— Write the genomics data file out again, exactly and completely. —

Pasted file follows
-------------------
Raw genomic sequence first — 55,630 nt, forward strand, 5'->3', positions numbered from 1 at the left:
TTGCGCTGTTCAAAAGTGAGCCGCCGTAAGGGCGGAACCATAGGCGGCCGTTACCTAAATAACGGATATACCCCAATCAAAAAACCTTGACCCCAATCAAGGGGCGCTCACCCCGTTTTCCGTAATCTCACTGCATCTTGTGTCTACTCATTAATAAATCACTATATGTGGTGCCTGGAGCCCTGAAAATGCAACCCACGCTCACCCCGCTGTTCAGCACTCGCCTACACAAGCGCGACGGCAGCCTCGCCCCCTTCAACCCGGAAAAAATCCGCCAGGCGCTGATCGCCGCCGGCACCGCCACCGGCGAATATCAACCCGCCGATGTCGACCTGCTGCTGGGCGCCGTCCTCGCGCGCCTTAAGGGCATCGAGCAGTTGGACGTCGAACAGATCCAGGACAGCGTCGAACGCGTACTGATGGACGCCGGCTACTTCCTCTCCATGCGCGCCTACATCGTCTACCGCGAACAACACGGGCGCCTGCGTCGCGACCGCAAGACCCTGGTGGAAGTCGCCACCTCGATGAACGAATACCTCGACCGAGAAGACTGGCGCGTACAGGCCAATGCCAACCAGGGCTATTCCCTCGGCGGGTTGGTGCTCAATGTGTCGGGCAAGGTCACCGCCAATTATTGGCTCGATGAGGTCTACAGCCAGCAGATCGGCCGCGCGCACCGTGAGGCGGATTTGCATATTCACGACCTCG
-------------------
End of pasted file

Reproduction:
Raw genomic sequence first — 55,630 nt, forward strand, 5'->3', positions numbered from 1 at the left:
TTGCGCTGTTCAAAAGTGAGCCGCCGTAAGGGCGGAACCATAGGCGGCCGTTACCTAAATAACGGATATACCCCAATCAAAAAACCTTGACCCCAATCAAGGGGCGCTCACCCCGTTTTCCGTAATCTCACTGCATCTTGTGTCTACTCATTAATAAATCACTATATGTGGTGCCTGGAGCCCTGAAAATGCAACCCACGCTCACCCCGCTGTTCAGCACTCGCCTACACAAGCGCGACGGCAGCCTCGCCCCCTTCAACCCGGAAAAAATCCGCCAGGCGCTGATCGCCGCCGGCACCGCCACCGGCGAATATCAACCCGCCGATGTCGACCTGCTGCTGGGCGCCGTCCTCGCGCGCCTTAAGGGCATCGAGCAGTTGGACGTCGAACAGATCCAGGACAGCGTCGAACGCGTACTGATGGACGCCGGCTACTTCCTCTCCATGCGCGCCTACATCGTCTACCGCGAACAACACGGGCGCCTGCGTCGCGACCGCAAGACCCTGGTGGAAGTCGCCACCTCGATGAACGAATACCTCGACCGAGAAGACTGGCGCGTACAGGCCAATGCCAACCAGGGCTATTCCCTCGGCGGGTTGGTGCTCAATGTGTCGGGCAAGGTCACCGCCAATTATTGGCTCGATGAGGTCTACAGCCAGCAGATCGGCCGCGCGCACCGTGAGGCGGATTTGCATATTCACGACCTCG